Voodoo and left posturing
Anne Mc Shane reports an exchange of views at the United Left Alliance forum
On June 25 the United Left Alliance held its first national membership gathering - not a democratic conference, but a forum. Despite the election of five ULA TDs in the February general election, both the Socialist Workers Party and Socialist Party, the two main components, seem incapable of uniting in a ULA party.
As I noted in my article last week, the SWP wants the ULA to be a broad front which does not describe itself as socialist (‘No to ULA talking shop’, June 23). In the first plenary session Kieran Allen told the 350 comrades gathered in Dublin’s Liberty Hall: “It’s not about how many times you mention the word ‘socialism’. It’s whether you are capable of spelling out in concrete ways what it means and how you will get there.”
On the face of it this seems an entirely reasonable position. Marxism is, after all, about theory and practice. Simply calling for socialism without putting forward a programme would be hopeless. But actually what comrade Allen was really doing was trying to obscure the fact that he and the SWP leadership are totally opposed to the inclusion of ‘socialism’ in the ULA bullet-point platform and literature. It is not that he does not want the word used abstractly - he does not want it used at all. In other words, SWP leaders are divorcing socialism from the immediate struggle.
Instead they want the ULA to continue as an electoral bloc ... meanwhile let the working class learn “from the experience in struggle”. But such an organisation needs semi-Keynesian policies. Professor Terrence McDonagh from National University of Ireland was invited to provide intellectual legitimacy for this voodoo economics. He seriously proposed a scheme which could “be implemented within 48 hours and turn the economy around”. The plan would involve not only defaulting on the debt, but also leaving the euro, relaunching the punt, creating a ‘good bank’ and nationalising the Corrib gas field. This would create the basis for full employment, as control over currency would mean there would be more money to invest.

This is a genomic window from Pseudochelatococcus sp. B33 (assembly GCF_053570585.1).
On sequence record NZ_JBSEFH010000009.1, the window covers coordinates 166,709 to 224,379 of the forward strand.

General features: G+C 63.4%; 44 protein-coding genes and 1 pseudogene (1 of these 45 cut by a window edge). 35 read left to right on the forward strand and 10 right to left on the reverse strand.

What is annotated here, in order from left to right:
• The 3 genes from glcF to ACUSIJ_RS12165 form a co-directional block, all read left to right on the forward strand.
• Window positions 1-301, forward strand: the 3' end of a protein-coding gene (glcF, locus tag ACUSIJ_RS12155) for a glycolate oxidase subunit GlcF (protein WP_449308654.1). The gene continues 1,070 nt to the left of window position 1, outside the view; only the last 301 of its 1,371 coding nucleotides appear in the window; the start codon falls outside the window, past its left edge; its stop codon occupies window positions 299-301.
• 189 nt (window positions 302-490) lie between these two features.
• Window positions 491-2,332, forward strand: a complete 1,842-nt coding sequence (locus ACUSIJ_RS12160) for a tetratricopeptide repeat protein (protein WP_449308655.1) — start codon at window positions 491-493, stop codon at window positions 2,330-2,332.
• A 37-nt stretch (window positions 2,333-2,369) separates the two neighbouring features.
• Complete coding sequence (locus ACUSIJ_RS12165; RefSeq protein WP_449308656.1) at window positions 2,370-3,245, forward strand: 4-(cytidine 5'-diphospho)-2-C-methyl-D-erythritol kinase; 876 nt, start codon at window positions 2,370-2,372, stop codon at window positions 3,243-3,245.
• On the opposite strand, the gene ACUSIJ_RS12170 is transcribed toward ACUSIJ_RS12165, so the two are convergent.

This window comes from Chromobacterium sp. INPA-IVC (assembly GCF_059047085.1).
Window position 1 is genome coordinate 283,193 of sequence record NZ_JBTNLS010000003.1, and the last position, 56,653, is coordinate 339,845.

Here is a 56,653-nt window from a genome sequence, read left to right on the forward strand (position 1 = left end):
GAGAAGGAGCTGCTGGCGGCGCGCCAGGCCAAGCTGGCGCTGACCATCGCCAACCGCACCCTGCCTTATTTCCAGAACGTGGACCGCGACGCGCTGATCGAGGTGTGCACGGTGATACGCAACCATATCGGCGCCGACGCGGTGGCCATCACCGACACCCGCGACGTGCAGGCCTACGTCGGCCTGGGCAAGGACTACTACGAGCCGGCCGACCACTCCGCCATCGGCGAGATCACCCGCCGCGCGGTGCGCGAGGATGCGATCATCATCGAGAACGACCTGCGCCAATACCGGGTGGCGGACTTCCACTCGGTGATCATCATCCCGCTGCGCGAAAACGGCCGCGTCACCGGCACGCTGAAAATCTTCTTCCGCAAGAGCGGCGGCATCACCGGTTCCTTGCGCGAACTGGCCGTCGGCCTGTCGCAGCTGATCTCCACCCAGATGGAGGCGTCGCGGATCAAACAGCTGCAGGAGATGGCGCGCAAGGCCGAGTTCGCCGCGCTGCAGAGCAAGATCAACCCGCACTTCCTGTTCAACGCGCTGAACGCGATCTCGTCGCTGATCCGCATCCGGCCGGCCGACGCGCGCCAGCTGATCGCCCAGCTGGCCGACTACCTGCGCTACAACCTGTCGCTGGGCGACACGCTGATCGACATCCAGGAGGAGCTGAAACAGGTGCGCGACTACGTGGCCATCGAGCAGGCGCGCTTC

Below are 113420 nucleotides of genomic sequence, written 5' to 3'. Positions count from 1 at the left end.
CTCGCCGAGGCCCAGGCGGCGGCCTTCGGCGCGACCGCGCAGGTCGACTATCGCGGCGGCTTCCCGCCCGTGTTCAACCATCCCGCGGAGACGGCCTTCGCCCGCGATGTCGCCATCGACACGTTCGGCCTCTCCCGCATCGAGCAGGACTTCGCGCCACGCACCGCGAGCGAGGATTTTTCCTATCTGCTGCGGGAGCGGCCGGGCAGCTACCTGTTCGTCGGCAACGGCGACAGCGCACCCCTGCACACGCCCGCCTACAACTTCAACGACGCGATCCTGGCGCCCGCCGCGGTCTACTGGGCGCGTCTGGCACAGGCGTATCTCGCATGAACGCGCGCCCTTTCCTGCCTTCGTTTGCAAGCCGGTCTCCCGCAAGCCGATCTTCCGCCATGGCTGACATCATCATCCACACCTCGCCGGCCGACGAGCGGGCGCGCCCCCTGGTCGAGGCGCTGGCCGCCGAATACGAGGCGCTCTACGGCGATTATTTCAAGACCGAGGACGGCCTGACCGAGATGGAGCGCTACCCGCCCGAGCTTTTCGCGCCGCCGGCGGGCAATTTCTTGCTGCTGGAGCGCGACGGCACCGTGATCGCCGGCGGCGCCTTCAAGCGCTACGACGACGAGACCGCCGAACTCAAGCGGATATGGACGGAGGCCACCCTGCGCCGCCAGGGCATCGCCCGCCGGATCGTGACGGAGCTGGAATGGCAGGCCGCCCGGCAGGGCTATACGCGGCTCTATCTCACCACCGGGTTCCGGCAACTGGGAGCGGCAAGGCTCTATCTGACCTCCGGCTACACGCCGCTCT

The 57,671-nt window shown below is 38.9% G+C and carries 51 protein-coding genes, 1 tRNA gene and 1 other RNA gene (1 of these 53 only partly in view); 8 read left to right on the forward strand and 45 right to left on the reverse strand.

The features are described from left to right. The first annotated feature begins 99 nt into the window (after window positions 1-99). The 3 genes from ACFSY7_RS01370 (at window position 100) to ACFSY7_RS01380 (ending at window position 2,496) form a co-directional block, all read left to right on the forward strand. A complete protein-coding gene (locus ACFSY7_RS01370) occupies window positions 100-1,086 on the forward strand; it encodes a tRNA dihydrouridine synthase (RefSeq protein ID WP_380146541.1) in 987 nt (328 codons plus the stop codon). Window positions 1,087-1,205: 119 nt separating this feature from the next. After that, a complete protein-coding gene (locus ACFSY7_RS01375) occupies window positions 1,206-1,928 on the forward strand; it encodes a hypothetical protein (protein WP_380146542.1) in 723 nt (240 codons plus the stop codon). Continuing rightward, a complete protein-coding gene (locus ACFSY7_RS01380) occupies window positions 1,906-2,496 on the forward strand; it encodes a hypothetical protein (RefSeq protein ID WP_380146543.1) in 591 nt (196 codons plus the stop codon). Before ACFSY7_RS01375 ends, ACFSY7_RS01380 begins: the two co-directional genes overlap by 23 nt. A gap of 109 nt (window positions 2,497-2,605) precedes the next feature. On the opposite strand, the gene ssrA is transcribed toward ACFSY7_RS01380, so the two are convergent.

But the good professor and his followers in the SWP leadership seem to have forgotten a few things. Firstly Ireland is an integral part of the world economy. We are in the middle of a global economic downturn, within which Ireland is particularly vulnerable. The Irish economy has little indigenous industry and has always been the ‘poor relative’ of world imperialism, dependent on investment and loans from outside. It is not possible for it to ‘opt out’ of what is an international crisis ... without courting the fate of Stalin’s Russia, Enver Hoxha’s Albania and Kim Il Sung’s North Korea. To suggest that Ireland could go it alone even for a short time is a utopian diversion. We should leave that to neo-Stalinists such as Alan McCombes and Tommy Sheridan of the failed Scottish Socialist Party.
Instead of indulging in such left-nationalist, hair-brained schemes, we should be concentrating on developing a programme of immediate demands to defend and build our movement. These would include a minimum wage, healthcare at the point of need, and formulations in response to the many serious and urgent democratic and social questions that need to be addressed. We must link up with workers’ organisations throughout Europe - for both united action and moves to build an all-European revolutionary party. Instead, sadly, in this time of unprecedented capitalist crisis and working class discontent, the SWP is turning to what are Stalinist solutions rather than fighting for what they say they believe in.
Throughout the day SWP members repeatedly said that arguing for ‘socialism’ was an abstraction, a barrier to building the ULA. By pushing for the inclusion of the word, the Socialist Party was apparently putting an ultimatum to the working class. Instead, according to the SWP’s Richard Boyd Barrett, we must “wage war on jargon” - the language and traditions of the left can be off-putting, you know, and there is a lot of suspicion of leftwing political parties.